Obedience to the Unenforceable

The purpose of forming and registering an Al‑Anon group with the World Service Office (WSO) is to gather together for mutual aid and to offer help and hope to anyone affected by the family disease of alcoholism. We do this by using the Al‑Anon tools: meetings, the Twelve Steps and Traditions, Conference Approved Literature, sponsorship, and service according to the AlAnon/Alateen Service Manual (P-24/27) and service guidelines, to name a few.

Understanding the value of service and the links of service as outlined in our current Service Manual requires discussion at the group level. By holding meetings on topics like personal and service sponsorship and the Traditions and Concepts of Service, group members practice the principle of Tradition One: unity. Inviting the Group Representative, an Area Officer, or the District Representative to share their journey in service may prove incredibly valuable to our recovery. As members, we learn together the importance of practicing these principles in all our affairs.

Groups that register with the WSO agree to abide by the Traditions and affirm that meetings will be open to anyone affected by someone else’s drinking. While we say there are no “rules” in Al‑Anon, we rely on the spiritual principles found in our Traditions, which are interpreted by policies found in the Service Manual created by the World Service Conference, Al‑Anon’s largest representative group conscience.

Our Cofounder Lois W. said it best:

We speak of the Traditions as guides. They are only that. They are not laws, rules, regulations or any other sort of compulsion. To those who are familiar with business or government, such lack of management control may be unthinkable.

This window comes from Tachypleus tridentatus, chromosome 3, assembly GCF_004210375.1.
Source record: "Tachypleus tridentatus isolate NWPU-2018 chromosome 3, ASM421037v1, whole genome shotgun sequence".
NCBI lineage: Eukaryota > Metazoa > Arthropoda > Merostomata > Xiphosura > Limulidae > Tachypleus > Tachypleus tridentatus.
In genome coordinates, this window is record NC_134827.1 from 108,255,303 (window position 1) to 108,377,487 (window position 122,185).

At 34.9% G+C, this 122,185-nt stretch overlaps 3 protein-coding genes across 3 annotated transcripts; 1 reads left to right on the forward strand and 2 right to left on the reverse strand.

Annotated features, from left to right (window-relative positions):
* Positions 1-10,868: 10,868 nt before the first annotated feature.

What, then, holds the Al‑Anon fellowship together? What makes it grow and show such astounding results?

It is based on a set of principles which its members use in solving problems related to alcoholism. Al‑Anon derives its strength from concentrating those principles on that one problem. It holds together by means of a loving understanding among its members. Al‑Anon is united—without organization, without management, without a chain of command or a set of rules—by its members’ willingness to be obedient to the unenforceable.

Willingly they struggle to face up to their personal problems and solve them with the help of the Twelve Steps of spiritual remotivation. Willingly they apply the Twelve Traditions to the affairs of the groups. Nobody compels them. They are learning to overcome self-will, false pride, resentment and self-pity by recognizing that principles are more important than personalities and by accepting a program on which they know they can depend for help.

The AlAnon Family Groups—Classic Edition (B-5) pp. 166–167

Al‑Anon is a program intended to change the thinking and actions that resulted from our being affected by someone else’s drinking. We participate in that action of change by coming to meetings; by getting involved in service at the group, District, or Area level; and by being receptive to the spiritual principle of “obedience to the unenforceable.”

By Sue P., Associate Director—Group Services

“Inside Al-Anon Family Groups” presents news, policy, and commentary from Volunteers, Staff and readers sharing experience through service. Please feel free to reprint these articles on your service structure website or newsletter, along with this credit line: Reprinted with permission of Al-Anon Family Group Headquarters, Inc., Virginia Beach, VA.